True Crime: The Incredibly Disturbing & Pivotal Case Of Mary Vincent

by Kristen Mae
Originally Published: 
Scary Mommy and Karen T. Borchers/MediaNews Group/The Mercury News/Getty

CW: Violent Sexual Assault, Torture

In 1978, Mary Vincent had every reason to look to the future with optimism and hope. She was 15 and a competitive dancer, her instructors confident she could have a career in dance if she wanted it. She dreamt of traveling the world performing. But one night when Vincent was hitchhiking to her grandfather’s house in California, the future she’d envisioned for herself was torn away from her. Not just her future, either — what happened to Mary Vincent that night, and the events that unfolded in the decades following, have changed California law.

Hitchhiking was a common practice in 1978, in a time when many people didn’t own cars. Vincent was with two other hitchhikers at the time, trying to escape the conflict between her parents, who were in the middle of a divorce, and stay with her grandfather instead. Lawrence Singleton, a 50-year-old man, pulled to the side of the road and offered a ride to Vincent only, claiming there wasn’t room for anyone else in his empty van. He promised he’d take Mary as far as Interstate 5, and 15-year-old Mary Vincent climbed into the van.

But Singleton hit on her during the van ride and did not stop at Interstate 5. When Vincent pointed it out and demanded he turn back, he pretended it was an honest mistake and turned the van around. After a few more miles, Singleton pulled the van to the side of the road, saying he needed to go to the bathroom. Vincent got out too, to get some fresh air. While she was bent tying her shoe, Singleton hit her over the head with a hammer. He tied her hands and shoved her in the back of the van. Singleton raped her repeatedly over the course of the night. The next morning, he cut off both of her arms with a hatchet, apparently in an attempt to make it more difficult to identify her body, and threw her into a 30 foot culvert pipe where he left her to die.

As traumatized and broken as she was, 15-year-old Mary Vincent was not ready to die. She packed the stumps of her severed arms with earth to try to stop the bleeding and then climbed up the 30-foot incline and back to the road to try to find help. She kept her arms raised in the air to prevent further blood loss and, according to court documents, to prevent muscles from falling out. She walked three miles from the culvert pipe where Singleton had dumped her.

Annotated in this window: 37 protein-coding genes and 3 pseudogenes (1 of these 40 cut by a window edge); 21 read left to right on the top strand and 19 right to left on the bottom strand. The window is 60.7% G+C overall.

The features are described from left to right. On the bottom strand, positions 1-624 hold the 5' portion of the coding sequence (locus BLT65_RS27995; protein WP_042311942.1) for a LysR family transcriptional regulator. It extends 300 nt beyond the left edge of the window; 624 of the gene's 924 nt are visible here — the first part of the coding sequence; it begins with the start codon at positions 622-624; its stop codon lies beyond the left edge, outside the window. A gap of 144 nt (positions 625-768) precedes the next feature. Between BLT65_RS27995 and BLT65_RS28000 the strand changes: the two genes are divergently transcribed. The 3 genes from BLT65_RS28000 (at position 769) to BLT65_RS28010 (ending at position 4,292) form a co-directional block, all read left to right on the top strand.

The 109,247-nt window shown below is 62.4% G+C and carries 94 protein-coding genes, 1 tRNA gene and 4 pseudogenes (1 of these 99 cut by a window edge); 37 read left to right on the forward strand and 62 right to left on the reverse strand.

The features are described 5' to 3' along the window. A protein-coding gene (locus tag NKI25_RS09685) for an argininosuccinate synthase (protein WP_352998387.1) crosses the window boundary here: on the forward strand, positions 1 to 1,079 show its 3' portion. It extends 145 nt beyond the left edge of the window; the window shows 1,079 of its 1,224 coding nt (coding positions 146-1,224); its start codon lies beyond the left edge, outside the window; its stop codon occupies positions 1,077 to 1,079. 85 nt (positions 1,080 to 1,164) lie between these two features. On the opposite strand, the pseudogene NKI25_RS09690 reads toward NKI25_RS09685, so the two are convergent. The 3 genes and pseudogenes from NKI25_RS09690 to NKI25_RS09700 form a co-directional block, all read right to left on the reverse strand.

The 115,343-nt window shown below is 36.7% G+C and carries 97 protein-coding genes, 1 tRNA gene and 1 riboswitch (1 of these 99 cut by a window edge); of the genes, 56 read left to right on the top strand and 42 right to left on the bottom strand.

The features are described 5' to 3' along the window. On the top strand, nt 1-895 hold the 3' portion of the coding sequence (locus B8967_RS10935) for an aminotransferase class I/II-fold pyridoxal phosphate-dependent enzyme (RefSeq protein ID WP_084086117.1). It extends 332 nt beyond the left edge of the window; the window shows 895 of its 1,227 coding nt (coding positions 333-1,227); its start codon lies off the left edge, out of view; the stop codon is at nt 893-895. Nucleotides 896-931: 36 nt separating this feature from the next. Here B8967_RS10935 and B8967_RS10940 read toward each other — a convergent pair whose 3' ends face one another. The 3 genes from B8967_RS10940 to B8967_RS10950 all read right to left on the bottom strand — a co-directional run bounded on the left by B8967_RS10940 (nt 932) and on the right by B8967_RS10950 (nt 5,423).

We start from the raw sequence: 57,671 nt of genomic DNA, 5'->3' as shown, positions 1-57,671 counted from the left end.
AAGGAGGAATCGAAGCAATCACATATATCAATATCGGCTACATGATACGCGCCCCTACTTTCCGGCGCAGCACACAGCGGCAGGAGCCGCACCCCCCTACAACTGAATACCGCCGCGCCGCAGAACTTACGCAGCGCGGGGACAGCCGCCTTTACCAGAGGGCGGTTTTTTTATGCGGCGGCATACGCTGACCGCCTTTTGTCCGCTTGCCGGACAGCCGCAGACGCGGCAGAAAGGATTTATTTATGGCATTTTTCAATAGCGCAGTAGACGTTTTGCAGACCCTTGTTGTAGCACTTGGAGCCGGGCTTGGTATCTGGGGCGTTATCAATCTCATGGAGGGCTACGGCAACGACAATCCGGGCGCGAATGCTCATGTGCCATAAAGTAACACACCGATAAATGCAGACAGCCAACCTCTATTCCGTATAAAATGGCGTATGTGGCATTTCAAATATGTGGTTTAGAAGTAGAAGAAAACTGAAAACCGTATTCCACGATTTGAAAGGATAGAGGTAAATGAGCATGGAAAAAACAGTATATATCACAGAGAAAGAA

One car drove right past her after the two men in it saw Mary’s condition. The next vehicle, carrying a young couple, immediately pulled over and rushed Mary to the hospital.

Mary’s description of Singleton was so clear and detailed that when the police sketch went live, Singleton’s neighbor immediately recognized him and reported him to police. Tragically, the laws at the time were so lenient that the maximum penalty Singleton could receive was 14 years in prison, which was the punishment he got after being found guilty of kidnapping, attempted murder, rape, and a series of other serious crimes.

Karen T. Borchers/MediaNews Group/The Mercury News/Getty

MediaNews Group via Getty Images

Larry Singleton was released after eight years for “good behavior” even though at the trial, as he was leaving, he told Mary, “I’ll finish this job, if it takes me the rest of my life,” and even though multiple psychiatrists at the San Quentin prison where he was held had reported he was “a paranoid personality, severe,” “schizoid” and capable of “angry and destructive outbursts on those weaker than he.”

Sure enough, in 1997, 19 years after he tried to kill Mary Vincent, Singleton attacked again, this time a woman named Roxanne Hayes, a 31-year-old mother of three and sex worker. He’d been living in Tampa, Florida, and stabbed the woman to death in his own home.

As would be expected, a massive national public outcry arose in response to the second attack. The “Singleton bill” was drafted in California, which prevents the early release of offenders who commit crimes that involve torture. Vincent testified in Singleton’s second trial and supported that California bill. Now the minimum sentence for a crime involving torture is 25 years. Singleton was sentenced to death but died in prison of cancer in 2001.

Mary Vincent is 58 now. She’s lived a difficult life filled with trauma and PTSD because of the man who attacked her. But she had two sons and became proficient at tinkering with spare parts from broken down refrigerators and old stereos to create her own prosthetics, as high-end prosthetics are incredibly expensive. As of 2009, she was a prolific artist, creating images of powerful women as female action figures. But she has said in multiple interviews over the years that she wants to be left alone to live her life.

We’ve made progress on how we prosecute sex offenders, but we still have a long way to go. Today, according to RAINN, out of every 1,000 reported sexual assaults, only 230 are reported to police, and only 46 reports will lead to an arrest. 995 will go free. Less than a half of a percent of reported rapes will lead to conviction and incarceration. Perpetrators of sexual violence are still the least likely type of convicted criminal to serve prison time.

This article was originally published on